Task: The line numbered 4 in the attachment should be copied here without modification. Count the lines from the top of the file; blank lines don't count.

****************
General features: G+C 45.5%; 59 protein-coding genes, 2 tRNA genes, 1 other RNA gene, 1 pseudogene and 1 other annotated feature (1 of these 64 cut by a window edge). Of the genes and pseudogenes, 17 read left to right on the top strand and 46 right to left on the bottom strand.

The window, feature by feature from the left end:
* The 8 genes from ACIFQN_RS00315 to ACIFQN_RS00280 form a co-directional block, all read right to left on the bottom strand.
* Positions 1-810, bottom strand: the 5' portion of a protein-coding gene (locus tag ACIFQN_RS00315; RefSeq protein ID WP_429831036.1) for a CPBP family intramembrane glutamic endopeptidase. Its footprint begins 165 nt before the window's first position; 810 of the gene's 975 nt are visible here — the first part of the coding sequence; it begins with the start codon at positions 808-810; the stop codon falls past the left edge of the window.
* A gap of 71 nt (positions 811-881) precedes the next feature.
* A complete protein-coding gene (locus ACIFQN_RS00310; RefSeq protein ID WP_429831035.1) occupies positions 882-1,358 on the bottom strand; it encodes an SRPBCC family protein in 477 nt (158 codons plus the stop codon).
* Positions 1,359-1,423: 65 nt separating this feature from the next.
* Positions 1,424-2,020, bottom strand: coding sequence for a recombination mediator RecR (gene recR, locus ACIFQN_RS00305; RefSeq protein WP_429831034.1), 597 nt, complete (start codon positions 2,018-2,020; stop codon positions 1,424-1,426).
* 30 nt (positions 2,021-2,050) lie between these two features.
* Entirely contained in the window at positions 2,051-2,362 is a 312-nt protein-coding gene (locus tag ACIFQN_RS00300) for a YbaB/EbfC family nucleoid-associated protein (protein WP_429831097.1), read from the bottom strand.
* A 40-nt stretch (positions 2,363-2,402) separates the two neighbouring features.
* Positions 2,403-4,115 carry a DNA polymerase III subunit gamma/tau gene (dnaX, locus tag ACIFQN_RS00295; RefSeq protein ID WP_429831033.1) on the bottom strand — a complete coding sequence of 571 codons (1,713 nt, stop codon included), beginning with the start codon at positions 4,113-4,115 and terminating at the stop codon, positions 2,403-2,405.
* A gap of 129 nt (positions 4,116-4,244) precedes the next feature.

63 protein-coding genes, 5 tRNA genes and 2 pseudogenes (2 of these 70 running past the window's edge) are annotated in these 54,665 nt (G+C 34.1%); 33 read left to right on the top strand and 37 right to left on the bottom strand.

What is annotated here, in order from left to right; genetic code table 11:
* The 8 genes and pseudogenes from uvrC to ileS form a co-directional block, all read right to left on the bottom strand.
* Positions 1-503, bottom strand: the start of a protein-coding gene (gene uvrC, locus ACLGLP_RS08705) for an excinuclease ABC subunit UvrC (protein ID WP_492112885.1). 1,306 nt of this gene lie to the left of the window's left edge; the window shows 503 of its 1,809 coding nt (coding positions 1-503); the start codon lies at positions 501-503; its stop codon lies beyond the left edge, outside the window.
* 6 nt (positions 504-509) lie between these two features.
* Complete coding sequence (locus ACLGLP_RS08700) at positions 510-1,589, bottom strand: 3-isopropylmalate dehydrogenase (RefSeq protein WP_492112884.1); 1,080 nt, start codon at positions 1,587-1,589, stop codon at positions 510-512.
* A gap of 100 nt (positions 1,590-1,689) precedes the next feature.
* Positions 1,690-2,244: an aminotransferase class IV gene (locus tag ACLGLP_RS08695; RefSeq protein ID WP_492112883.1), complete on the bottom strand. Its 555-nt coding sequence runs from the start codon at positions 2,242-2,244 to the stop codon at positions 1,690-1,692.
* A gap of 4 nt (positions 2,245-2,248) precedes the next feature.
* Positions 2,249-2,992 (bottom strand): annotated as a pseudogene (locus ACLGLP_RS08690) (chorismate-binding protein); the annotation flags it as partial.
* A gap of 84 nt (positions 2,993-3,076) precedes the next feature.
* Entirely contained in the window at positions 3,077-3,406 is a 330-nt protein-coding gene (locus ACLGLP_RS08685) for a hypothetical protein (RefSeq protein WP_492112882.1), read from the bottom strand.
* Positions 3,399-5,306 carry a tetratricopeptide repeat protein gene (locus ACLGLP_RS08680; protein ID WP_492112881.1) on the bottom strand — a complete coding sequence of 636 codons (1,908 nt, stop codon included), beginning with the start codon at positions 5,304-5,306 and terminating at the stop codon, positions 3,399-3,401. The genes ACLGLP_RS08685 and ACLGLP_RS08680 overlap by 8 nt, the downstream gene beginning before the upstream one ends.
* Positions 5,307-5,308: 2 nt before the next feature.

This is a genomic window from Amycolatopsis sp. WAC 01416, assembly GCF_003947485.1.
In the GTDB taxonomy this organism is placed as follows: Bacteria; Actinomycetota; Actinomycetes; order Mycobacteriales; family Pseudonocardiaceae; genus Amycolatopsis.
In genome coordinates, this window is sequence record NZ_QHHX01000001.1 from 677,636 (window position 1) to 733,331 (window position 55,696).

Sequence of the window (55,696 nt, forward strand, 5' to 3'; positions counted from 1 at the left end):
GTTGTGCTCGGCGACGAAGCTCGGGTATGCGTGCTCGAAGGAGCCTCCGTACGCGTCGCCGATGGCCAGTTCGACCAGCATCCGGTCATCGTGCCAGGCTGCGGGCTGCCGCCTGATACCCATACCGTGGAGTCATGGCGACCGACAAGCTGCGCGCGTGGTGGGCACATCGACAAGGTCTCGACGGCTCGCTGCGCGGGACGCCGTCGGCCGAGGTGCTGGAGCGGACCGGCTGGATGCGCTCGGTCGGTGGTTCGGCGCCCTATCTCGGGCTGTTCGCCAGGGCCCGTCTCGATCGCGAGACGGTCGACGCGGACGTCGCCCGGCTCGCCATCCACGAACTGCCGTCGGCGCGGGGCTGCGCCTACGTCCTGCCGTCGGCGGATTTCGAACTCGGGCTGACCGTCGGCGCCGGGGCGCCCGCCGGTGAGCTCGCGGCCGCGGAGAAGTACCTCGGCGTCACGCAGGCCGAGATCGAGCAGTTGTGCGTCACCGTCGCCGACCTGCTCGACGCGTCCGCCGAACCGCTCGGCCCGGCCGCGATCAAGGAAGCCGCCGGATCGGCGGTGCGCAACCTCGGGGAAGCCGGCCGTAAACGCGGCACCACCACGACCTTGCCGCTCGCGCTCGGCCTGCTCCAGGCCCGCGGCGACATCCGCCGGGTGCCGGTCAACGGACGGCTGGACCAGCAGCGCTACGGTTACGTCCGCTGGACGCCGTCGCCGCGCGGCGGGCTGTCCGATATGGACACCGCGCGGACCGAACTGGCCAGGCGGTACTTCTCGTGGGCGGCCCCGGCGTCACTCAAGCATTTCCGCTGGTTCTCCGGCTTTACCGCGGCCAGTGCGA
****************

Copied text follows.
* Positions 1-810, bottom strand: the 5' portion of a protein-coding gene (locus tag ACIFQN_RS00315; RefSeq protein ID WP_429831036.1) for a CPBP family intramembrane glutamic endopeptidase. Its footprint begins 165 nt before the window's first position; 810 of the gene's 975 nt are visible here — the first part of the coding sequence; it begins with the start codon at positions 808-810; the stop codon falls past the left edge of the window.